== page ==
When we are talking about design and aesthetics, we are really talking about right-brain skills (something the author calls ‘R-Directed Thinking‘). Thus, in the twenty-first century, whether or not a product survives in the market, will largely depend on the company being able to focus right-brain capital into the product i.e. making product – for want of a better word – prettier. Ugly product will cease to be able to compete in the market – in any market.
Next, let’s look at ‘Asia‘. A computer technician – essentially someone with super left-brain skills (something the author calls ‘L-Directed Thinking’) is paid about USD 700 a month in India. Compare that to his American counterpart who earns USD 7,000 a month. Guess what? Programmimg jobs will all soon be ‘exported’ (outsourced) to low-cost locales in Asia, for example India, the Philippines and Indonesia.
What will be left will be jobs that require the ability to synthesise; being able to piece together the jobs that had been outsourced, and weave them into a coherent and meaningful whole. And guess what? This ability to synthesise is essentially the product of R-Directed Thinking (right-brain stuff).
And hardcore programming jobs aren’t the only jobs that are at stake. Financial powerhouses in developed and developing countries have also begun farming out number-crunching work to the ‘cheaper’ MBAs of these low-cost locales. Similarly, routine legal research and even auditing jobs are finding their way into India. It makes sense to do it this way – it’s cheaper!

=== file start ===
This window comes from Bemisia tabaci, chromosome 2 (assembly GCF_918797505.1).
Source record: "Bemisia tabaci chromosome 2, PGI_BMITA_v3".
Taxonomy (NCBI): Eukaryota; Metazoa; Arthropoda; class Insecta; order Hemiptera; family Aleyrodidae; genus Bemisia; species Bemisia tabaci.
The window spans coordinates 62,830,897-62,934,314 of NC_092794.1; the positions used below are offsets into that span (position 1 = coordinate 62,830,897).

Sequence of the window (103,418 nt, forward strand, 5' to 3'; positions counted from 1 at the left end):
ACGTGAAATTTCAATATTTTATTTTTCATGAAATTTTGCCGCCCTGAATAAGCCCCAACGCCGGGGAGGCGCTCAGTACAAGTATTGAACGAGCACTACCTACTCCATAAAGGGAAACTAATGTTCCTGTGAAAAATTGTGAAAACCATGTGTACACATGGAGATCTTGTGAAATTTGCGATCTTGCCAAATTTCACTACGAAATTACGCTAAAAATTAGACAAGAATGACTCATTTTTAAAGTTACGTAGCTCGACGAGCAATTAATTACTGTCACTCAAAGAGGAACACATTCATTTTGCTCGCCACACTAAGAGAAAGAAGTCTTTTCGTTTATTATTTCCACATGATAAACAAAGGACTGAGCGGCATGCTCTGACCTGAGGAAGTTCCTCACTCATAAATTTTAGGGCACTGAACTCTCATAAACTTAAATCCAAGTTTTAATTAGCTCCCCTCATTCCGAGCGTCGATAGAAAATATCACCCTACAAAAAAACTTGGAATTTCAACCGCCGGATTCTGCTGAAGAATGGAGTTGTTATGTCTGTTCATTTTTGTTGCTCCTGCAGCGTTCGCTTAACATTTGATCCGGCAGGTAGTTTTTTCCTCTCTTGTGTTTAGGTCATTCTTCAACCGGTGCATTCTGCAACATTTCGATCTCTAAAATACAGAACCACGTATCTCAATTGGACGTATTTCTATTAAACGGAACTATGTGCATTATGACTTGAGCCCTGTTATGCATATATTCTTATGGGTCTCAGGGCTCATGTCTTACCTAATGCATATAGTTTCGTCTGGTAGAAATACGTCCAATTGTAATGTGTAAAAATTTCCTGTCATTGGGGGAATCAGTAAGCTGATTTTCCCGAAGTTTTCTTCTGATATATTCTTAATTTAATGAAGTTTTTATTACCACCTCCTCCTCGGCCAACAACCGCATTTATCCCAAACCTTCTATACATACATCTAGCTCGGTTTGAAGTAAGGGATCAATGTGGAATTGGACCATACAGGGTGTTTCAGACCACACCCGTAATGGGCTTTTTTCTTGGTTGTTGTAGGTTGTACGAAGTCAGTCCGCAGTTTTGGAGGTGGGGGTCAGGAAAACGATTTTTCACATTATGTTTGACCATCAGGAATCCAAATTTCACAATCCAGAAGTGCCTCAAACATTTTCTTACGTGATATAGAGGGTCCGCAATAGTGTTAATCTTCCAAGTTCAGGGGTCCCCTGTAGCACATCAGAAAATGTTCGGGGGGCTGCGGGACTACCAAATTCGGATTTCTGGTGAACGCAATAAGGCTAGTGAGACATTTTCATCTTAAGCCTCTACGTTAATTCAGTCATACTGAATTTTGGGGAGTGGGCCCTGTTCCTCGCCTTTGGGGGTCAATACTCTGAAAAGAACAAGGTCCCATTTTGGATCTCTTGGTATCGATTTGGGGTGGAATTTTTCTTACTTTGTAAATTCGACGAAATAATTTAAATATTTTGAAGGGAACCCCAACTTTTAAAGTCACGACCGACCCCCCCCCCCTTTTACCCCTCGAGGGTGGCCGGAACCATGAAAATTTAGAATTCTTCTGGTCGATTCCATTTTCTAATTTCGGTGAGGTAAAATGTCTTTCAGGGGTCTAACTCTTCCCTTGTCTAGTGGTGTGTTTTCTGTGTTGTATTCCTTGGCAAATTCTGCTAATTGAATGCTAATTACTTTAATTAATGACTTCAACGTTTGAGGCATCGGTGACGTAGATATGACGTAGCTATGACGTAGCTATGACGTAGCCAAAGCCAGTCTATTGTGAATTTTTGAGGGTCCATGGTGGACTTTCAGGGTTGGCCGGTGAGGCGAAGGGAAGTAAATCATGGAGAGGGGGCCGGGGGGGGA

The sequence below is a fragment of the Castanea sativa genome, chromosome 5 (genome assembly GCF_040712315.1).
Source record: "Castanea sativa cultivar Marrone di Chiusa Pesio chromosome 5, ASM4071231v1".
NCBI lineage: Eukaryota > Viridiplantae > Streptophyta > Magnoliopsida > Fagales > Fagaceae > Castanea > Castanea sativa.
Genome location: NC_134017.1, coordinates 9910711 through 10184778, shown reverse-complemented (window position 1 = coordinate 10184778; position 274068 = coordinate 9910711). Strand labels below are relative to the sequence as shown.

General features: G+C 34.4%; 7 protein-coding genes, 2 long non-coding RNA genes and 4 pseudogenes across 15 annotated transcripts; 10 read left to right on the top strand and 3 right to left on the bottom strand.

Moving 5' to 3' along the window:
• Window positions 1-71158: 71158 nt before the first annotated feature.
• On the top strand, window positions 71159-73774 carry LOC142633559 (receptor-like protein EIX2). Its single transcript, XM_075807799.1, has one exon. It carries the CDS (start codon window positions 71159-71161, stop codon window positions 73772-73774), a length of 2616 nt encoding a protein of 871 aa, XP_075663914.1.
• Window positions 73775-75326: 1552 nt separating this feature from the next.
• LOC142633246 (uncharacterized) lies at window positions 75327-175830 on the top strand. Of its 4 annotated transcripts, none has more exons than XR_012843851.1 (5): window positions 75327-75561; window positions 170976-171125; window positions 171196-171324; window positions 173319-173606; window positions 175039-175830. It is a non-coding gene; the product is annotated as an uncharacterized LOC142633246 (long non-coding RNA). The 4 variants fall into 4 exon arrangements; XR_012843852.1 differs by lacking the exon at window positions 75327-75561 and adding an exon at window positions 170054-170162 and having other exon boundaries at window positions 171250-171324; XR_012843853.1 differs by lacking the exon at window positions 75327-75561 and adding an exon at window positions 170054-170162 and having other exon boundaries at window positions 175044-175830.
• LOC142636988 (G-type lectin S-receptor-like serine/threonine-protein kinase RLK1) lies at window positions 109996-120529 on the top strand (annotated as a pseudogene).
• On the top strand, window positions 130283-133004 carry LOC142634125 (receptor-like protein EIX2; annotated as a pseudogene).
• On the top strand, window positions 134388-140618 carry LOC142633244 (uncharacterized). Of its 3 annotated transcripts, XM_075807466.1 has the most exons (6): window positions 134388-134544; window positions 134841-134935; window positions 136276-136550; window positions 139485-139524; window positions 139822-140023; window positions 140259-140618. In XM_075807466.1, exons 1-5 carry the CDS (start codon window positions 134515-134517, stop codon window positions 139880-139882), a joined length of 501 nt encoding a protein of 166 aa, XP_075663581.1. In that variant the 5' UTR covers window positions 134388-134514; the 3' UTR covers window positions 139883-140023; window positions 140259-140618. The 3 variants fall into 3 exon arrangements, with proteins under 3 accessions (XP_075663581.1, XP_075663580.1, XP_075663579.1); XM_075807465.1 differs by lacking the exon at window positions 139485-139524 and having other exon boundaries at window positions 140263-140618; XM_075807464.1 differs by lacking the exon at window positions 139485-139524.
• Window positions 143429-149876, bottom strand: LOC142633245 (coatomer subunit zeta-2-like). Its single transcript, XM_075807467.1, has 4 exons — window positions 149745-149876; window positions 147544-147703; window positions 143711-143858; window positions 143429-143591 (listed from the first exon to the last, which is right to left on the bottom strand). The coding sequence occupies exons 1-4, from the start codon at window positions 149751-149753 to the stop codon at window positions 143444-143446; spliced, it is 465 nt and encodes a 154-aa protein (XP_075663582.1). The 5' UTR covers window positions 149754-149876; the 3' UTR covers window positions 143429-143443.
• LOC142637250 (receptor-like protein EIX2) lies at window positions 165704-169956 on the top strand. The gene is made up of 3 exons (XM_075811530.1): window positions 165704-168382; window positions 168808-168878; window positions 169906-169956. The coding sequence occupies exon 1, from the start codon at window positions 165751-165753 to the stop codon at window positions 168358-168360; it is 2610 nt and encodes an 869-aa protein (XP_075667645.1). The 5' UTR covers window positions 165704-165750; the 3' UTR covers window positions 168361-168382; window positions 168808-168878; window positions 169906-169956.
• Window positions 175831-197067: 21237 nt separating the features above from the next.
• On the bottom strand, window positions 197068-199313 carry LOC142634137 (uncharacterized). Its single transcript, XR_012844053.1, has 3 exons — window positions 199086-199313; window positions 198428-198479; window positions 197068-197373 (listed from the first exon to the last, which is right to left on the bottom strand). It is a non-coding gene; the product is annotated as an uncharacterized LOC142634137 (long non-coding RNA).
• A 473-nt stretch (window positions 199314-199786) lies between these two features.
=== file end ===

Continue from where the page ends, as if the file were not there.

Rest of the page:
Finally, there’s ‘automation‘. As long as any business rule (or any analytical rule for that matter) can be translated into code, a computer will be able to do it faster, better, and more accurately than any human being. The ability to analyse – an L-Directed Thinking skill (left-brain stuff) – will cease to be as prized as it is now because these tasks can now be easily undertaken by machines. There are even machines today that can churn-out top-notch medical diagnoses, of all things.